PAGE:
Photo by Joy Novota
WINONA, Minn. — The Page Series at Saint Mary’s University of Minnesota will present a week-long residency with orchestral indie-rock band We Are The Willows on March 25-30 at locations throughout Winona. The residency culminates in a performance at the Page Theatre on Saturday, March 30, at 7:30 p.m.
We Are The Willows is a Minneapolis-based orchestral indie rock band featuring songwriter/frontman Peter Miller’s unique countertenor voice and guitar, supported by Jeremiah Satterthwaite (guitar/banjo), Leah Ottman (violin/voice/keys), Hilary James (cello/voice/keys), Travis Collins (bass), and Stephen Lindquist (drums/voice). We Are The Willows crafts dynamic, intimate songs with instruments and voices combining to create energetic rhythms, intricate melodies, and heartfelt arrangements that evoke shared nostalgic feelings of love and loss.
After performing at Twin Cities clubs and festivals like Mid West Music Fest, We Are The Willows has expanded the scale of their touring and residency work and will bring their concept album, “Picture/Portrait,” to the Page Theatre stage. Inspired by 350 letters written by Miller’s grandparents during World War II, “Picture/Portrait” explores themes of family, separation, life, death, and identity. The songs communicate complex ideas delivered with nostalgic, pop-sensible charm. Throughout the performance, images will illustrate Miller’s family stories. About the album, Andrea Swensson of “The Current” said, “ … in the hands of Miller, already and accomplished songwriter and vocalist, it becomes a story not just about his grandparents but about anyone who has ever been pushed down into the darkness and pulled out again.”
In the week leading up to the performance, the Page Series will offer free workshops, artist talks, and pop-up concerts with We Are The Willows:
- Rhythm and Muse Workshop: This three-part workshop invites Winona Friendship Center members to explore their own family histories and discuss creative processes, develop creative habits and practices, and explore songwriting and storytelling together. (March 26 and 27 from noon to 2 p.m. and March 29 from 9 to 11 a.m. at the Valéncia Arts Center. To register, call 507-454-5212.)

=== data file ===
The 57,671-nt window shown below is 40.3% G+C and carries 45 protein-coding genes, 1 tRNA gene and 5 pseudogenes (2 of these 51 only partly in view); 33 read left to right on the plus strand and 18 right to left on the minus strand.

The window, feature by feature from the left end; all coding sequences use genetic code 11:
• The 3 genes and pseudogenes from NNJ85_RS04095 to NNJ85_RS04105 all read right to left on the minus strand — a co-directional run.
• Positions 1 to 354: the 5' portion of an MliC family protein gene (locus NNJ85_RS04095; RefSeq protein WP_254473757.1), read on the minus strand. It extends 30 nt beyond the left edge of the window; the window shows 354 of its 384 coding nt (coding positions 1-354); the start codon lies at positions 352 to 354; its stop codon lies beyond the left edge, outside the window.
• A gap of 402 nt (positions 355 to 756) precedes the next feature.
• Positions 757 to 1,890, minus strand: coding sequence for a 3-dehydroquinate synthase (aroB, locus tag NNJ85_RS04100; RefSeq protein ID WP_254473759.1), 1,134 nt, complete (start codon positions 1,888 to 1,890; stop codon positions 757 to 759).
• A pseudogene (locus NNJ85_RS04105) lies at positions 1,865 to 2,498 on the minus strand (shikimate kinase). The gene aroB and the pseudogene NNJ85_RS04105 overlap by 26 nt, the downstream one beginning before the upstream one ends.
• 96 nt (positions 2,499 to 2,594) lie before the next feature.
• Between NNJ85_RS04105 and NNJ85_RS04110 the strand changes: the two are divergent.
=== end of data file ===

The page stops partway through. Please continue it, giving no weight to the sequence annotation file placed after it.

- A Page in History: Miller will discuss the process of creating “Picture/Portrait,” and Winona County Historical Society staff will give an introduction to preserving family archives. (March 27 at 3 p.m. at the Winona County History Center.)
- Music Industry Panel: Representatives of We Are The Willows and Treedome Productions discuss album creation, recording, and navigating the music industry. (March 27 at 5:30 p.m. in Figliulo Recital Hall, Saint Mary’s Performance Center.)
- Artist Talk: We Are The Willows will discuss their music and creative process and offer a sneak peek of their March 30 concert. (March 28 at 12:10 p.m. in Figliulo Recital Hall, Saint Mary’s Performance Center.)
Homeschool Music Workshop: A songwriting and music-making workshop for members of the Winona area homeschool community. (March 29 at 1 p.m. at the Valéncia Arts Center. To register, visit pagetheatre.org.)
- Willows Around Winona: Band members will offer short, pop-up performances as a preview to their March 30 performance.
- Winona Public Library: March 25 at 4 p.m.
- Senior Living at Watkins: March 26 at 5:15 p.m.
- Blue Heron Coffeehouse: March 28 at 6:30 p.m.
- Island City Brewing Company: March 29 at 5:30 p.m.
- Winona Farmers Market: March 30 at 10 a.m.
To learn more about residency activities, visit pagetheatre.org. Tickets to the March 30 concert are $15 for the general public and $12 for youth ages 17 and younger. Tickets can be ordered online at pagetheatre.org, or by calling the Saint Mary’s Performance Center box office at 507-457-1715 (noon-6 p.m., weekdays).
About the Page Series
Now in its 32nd annual season, the Page Series connects professional performing artists from around the globe with thousands of Winonans each year. With events at the Joseph Page Theatre on the campus of Saint Mary’s University of Minnesota, as well as at locations across the Winona community, the Page Series offers dance, music, and theatre performances, workshops, classes, and more that inspire, uplift, educate, and invite community members to discover the relevance of the arts in their daily lives.
Page Series community programs are made possible, in part, through grants from the Xcel Energy Foundation and the Elizabeth Callender King Foundation.
This activity is made possible by the voters of Minnesota through a Minnesota State Arts Board Operating Support grant, thanks to a legislative appropriation from the arts and cultural heritage fund. We Are The Willows residency is made possible through a Minnesota State Arts Board Arts Tour grant, thanks to a legislative appropriation from the arts and cultural heritage fund.
WINONA, Minn. — The Saint Mary’s University Volunteer Mentors are encouraging individuals, organizations, and churches in Winona to submit requests for service for the 12th annual Spruce Up Winona event.
Spruce Up Winona is an annual spring event where students volunteer and engage with the Winona community. Volunteers will be available from 9 a.m. to noon on Saturday, April 13, to help with spring-cleaning, raking leaves, painting, or other chores. The students are ready to work if you supply the materials needed (paint, brushes, rakes, tools, etc.).